Schaeffer Brandt's insight:

I think it's weird that molasses is going into the water. This is a big problem because it could be killing the animals that live in the water. I think that they should do something about this and try to get the molasses to not go into the water to save the animals that have the water as their environment.

 

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Mallory Christy's comment, September 27, 2013 1:28 PM
Wow, that's crazy.
Diana Ravestein's comment, October 2, 2013 1:17 PM
WOW! I can't believe molasses is going into the water! SOMEBODY STOP IT!!
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INDIA: Bumper harvest of red snapper fish

INDIA: Bumper harvest of red snapper fish | Fishing | Scoop.it

The harvesting of Red Snapper fish (Chembally), cultured in cages at Kakkamadonthuruthu in Puthenvelikkara panchayat  was conducted on Monday. The cage culture was initiated as a part of the ‘Samagra Matsyagramam’ project of the Kerala University of Fisheries and Ocean Studies (KUFOS), with the support of Rashtriya Krishi Vikas Yogana (RKVY) and Kerala State Fisheries Department, at Puthenvelikkara panchayat. A total of over 225 kg of Red Snapper fish was harvested from the cages.

 

KUFOS provided assistance to farmers for framing the cages using GI pipes of 2 metres each in length and width and 1.5 metre height. “High quality artificial feed, containing 35 per cent of protein contents was provided in the cultures during the first two months. In addition, sardines and shrimps were also used as feed in the later months to provide more nutrition. Earlier, the cage culture of Seabass (Kallanchi) had produced fish with an average weight of 1.5 kg, with a survival rate of 80 percentages,” KUFOS officials said.

 

“KUFOS initiated the ‘Samagra Matsyagramam’ project with the aim of sustainable fisheries development for rural empowerment and food security in the Puthenvelikkara grama panchayat,” they said.

KUFOS VC B Madhusoodana Kurup inaugurated the harvesting programme. He said that farmers could approach the university at any time for assistance regarding fish farming. Panchayat president Sheena Sebastian presided over the function. Principal investigator of the project Daisy C Kappen introduced the project to the public.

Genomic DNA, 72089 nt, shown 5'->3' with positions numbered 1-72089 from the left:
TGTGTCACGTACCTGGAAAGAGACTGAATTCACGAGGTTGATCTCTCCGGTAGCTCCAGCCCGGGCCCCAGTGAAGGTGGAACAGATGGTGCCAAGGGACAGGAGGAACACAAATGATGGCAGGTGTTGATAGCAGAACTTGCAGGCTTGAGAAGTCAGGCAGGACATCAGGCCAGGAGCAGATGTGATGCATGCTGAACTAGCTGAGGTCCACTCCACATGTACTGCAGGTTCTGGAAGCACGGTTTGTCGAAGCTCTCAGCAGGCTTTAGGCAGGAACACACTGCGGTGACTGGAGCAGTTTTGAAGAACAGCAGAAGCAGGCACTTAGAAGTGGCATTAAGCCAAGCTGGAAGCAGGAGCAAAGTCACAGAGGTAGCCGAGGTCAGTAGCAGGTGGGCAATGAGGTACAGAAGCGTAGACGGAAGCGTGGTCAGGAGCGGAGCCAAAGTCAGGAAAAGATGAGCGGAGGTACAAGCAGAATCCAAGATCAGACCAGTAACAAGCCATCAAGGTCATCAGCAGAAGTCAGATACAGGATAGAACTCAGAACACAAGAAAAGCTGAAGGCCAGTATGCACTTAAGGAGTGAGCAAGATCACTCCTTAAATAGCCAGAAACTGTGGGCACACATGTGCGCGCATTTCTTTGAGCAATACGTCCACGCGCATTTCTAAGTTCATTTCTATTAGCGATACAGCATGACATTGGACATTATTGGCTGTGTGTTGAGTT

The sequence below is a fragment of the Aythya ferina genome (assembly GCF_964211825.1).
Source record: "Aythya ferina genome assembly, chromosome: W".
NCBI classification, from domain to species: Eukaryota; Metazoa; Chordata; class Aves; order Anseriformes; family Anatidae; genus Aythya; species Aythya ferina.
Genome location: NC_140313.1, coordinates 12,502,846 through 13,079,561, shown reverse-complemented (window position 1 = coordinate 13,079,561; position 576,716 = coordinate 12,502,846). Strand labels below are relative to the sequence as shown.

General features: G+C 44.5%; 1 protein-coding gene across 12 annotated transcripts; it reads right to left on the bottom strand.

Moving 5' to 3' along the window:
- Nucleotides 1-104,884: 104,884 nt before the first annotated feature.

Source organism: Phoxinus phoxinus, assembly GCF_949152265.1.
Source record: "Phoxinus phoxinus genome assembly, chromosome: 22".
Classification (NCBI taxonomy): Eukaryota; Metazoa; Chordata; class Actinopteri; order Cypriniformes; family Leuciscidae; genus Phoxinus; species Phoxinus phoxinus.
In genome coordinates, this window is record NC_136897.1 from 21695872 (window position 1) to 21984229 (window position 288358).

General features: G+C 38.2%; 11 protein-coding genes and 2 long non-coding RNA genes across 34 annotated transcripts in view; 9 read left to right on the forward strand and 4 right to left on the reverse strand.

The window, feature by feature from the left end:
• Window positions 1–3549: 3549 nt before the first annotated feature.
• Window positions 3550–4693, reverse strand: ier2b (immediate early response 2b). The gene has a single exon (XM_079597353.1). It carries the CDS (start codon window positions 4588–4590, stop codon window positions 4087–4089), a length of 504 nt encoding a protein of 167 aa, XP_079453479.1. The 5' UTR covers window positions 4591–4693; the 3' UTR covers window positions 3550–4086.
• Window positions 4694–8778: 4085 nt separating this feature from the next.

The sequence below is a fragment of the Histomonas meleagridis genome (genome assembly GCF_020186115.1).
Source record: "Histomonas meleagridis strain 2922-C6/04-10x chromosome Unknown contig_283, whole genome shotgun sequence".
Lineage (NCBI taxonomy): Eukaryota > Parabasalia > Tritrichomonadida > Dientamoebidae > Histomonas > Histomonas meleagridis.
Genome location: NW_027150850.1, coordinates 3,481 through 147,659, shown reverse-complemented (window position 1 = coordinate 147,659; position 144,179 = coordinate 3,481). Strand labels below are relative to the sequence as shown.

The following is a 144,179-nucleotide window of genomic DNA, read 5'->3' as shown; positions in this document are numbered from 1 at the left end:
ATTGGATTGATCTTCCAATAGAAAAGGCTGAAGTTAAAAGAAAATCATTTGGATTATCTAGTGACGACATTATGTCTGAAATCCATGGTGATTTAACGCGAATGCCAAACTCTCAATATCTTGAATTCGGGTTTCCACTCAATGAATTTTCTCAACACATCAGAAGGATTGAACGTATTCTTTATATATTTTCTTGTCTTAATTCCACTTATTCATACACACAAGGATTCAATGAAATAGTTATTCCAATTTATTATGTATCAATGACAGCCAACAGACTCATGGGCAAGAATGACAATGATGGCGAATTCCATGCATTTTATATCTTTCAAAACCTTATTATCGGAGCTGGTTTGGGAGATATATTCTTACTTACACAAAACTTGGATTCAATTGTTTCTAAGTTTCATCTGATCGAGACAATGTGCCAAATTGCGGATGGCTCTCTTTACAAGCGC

By Express News Service - KOCHI

 

Schaeffer Brandt's insight:

I think the red snapper fish are kind of gross. I think its cool though that they're harvesting things like this. I also think it's cool to learn more about the fish and the stuff they do

 

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UNITED KINGDOM: Award for forecast system to warn aquaculture of harmful algal blooms

UNITED KINGDOM: Award for forecast system to warn aquaculture of harmful algal blooms | Fishing | Scoop.it

This is yet another sign of the calibre of expertise and research and development capability at the Scottish Associationof Marine Science [SAMS] at Dunstaffnage. Scientists from there have been part of an award winning European Project, ASIMUTH, led from Ireland and with eleven partners.

 

On Friday, 27th September 2013,  a forecasting system to warn of impending harmful algal blooms has been recognised as this year’s most beneficial earth-monitoring service for European citizens.

 

The Harmful Algal Bloom (HAB) Forecast is the first forecast system of its kind.

It is designed to combine information from in-situ monitoring, satellite data and biological and physical oceanic models.

 

The service provides a weekly alert for fish farmers and regulators in the Atlantic Europe area to warn them – one week ahead – of the likelihood of a toxic or harmful occurence of target species.

 

Early warning of severe algal blooms will give fish and shellfish farmers time to adapt their culture and harvesting practices so as to reduce potential losses.